Monday, June 02, 2008


Obedience is a concept which is not very popular. For some reason we think only in terms of constraints rather than the freedom we gain. Here in the USA an popular expression is "I'm keeping my options open." The net effect of this, as i see it, is that one doesn't commit to anything and in waiting for something better to come along, truly fails to experience anything.

Is a train free to run anywhere it wants? Or does it do much better when limited to tracks where it can go a very long way indeed? Humans were created to be in relationship with God. There are those things which increase or decrease that relationship.

I think of obedience as a way to increase the relationship. It's His love which draws us to Him and love is something to cherish and protect. Just as in a relationship between 2 people, some things increase and others diminish or even damage the love they share, so this is also true of the love we share with God. We can increase, diminish or even damage our love for Him.

Obedience to His will, His commandments, replacing our wills in favor of His are all what will cause our love for God to grow and flourish.

What could possibly be a better option?



  • At 1:38 AM, Blogger Rob-bear said…

    There are some thoughts about marriage, including polygamy, in the Bible.

    1. Polygamy was accepted practice in the early days. Abraham had two wives. Sarah, of course, was his wife. But Hagar, who had born him a son, would also have been considered his wife. And it was complete violation of social tradition in that time for Abraham to have put Hagar out of the family, along with Ishmael.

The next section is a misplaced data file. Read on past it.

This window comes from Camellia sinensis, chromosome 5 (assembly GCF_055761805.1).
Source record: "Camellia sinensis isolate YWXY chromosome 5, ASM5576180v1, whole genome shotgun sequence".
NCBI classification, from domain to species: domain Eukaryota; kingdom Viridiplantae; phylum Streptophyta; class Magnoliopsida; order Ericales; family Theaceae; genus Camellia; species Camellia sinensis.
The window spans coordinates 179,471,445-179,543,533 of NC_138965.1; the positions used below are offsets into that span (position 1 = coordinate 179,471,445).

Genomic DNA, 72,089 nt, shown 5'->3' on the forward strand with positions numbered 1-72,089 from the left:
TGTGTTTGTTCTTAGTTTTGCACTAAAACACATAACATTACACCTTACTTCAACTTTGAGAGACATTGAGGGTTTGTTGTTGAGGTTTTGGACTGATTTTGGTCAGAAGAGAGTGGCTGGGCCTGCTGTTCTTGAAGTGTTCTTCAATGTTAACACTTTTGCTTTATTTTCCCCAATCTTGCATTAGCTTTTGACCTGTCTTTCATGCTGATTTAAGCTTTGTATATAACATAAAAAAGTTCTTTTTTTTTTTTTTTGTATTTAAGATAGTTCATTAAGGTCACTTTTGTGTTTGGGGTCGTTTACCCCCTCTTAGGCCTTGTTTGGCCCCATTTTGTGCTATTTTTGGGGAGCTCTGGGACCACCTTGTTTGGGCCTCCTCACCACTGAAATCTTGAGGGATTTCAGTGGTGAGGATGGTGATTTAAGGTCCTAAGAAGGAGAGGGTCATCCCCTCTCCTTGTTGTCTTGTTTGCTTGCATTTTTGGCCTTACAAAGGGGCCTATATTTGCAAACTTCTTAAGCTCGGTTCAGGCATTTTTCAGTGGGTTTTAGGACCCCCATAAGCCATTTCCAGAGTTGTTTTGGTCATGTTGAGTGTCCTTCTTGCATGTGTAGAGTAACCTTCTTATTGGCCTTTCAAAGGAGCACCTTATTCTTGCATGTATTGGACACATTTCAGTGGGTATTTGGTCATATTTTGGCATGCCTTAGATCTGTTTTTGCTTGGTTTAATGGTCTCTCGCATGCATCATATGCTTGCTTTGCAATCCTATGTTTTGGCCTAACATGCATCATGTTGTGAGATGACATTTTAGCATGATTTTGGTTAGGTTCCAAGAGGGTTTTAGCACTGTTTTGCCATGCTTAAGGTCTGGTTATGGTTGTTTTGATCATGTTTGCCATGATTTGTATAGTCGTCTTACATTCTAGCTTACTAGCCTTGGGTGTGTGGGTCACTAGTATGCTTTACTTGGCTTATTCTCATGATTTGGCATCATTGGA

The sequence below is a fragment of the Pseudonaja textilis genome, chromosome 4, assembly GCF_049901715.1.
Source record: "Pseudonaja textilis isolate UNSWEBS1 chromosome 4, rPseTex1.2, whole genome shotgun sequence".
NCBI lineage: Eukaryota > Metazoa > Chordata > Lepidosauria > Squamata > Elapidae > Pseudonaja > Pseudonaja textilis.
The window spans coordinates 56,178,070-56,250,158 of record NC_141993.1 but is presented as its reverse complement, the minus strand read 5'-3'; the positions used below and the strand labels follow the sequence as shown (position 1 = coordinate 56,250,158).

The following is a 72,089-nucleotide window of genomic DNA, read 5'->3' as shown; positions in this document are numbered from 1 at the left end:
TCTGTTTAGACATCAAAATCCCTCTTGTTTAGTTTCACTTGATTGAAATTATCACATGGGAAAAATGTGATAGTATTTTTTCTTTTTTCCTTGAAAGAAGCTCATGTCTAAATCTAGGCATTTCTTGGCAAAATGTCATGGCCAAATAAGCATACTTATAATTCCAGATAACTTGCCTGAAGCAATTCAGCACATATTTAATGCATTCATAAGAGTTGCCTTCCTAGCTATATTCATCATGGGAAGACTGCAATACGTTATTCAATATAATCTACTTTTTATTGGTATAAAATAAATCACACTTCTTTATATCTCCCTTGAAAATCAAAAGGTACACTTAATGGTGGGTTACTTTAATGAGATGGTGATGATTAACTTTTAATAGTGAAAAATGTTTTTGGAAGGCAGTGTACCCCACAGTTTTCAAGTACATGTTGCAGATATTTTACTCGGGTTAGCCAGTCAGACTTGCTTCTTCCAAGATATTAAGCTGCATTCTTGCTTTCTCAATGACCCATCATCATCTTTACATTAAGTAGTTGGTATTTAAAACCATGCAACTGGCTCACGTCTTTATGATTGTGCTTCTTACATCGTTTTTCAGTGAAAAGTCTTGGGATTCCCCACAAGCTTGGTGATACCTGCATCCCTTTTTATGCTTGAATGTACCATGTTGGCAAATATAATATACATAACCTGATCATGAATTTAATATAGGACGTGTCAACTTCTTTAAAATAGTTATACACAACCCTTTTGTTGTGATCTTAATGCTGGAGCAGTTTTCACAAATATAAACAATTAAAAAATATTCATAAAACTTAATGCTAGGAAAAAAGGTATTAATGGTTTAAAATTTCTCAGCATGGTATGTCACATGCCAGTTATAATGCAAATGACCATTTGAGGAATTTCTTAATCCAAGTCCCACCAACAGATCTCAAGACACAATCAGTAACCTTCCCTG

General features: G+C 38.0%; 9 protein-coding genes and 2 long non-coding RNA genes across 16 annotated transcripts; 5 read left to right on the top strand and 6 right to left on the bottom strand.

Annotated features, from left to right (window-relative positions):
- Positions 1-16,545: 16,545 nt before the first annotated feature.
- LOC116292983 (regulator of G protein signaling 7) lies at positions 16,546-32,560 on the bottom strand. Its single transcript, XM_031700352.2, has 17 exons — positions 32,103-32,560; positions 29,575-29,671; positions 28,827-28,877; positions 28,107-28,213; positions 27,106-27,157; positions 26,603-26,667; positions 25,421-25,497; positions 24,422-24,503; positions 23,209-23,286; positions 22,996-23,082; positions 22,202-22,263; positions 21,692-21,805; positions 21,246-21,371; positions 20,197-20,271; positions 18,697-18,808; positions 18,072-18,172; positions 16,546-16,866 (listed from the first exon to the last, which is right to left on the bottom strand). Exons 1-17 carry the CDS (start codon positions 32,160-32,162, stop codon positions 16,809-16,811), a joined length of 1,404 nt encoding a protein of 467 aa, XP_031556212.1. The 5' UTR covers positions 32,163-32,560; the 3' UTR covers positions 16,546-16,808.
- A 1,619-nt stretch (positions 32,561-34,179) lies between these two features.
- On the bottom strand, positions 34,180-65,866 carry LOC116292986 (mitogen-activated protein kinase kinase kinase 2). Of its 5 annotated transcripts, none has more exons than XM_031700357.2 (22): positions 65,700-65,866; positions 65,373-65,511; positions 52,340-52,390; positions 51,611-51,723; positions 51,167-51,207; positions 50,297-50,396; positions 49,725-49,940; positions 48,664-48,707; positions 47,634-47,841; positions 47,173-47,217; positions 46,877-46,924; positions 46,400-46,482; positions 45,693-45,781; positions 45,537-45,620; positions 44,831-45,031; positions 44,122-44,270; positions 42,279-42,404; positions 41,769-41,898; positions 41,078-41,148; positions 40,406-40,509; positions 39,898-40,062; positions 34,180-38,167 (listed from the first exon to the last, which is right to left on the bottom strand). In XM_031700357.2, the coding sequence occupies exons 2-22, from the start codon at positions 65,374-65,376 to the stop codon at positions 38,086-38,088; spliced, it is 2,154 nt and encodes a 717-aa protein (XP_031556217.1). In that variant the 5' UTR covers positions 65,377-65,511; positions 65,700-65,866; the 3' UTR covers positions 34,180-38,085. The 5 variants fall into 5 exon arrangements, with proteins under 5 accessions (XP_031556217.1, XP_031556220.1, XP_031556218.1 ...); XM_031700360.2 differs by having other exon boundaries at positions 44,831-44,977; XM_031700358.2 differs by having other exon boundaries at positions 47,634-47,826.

In the same line of thinking Jacob had four wives -- Leah and Rachel, of course -- but also Bilhah and Zilpah -- who were give as "wives."

    The logic of the situation is that you needed a large family to manage your agricultural operations in those days.

    2. In the First Letter to Timothy (chapter 3) the writer says both Bishops and Deacons were to be "the husband of one wife."

    That model didn't become more generalized until the middle ages, with the rise of towns, cities, and large lordly holdings.

    3. The one challenge here is that Bp. Akinola reportedly has more than one wife himself, and has taken more than one to Lambeth. However, while I have verbal indication of this, I have seen nothing in print.


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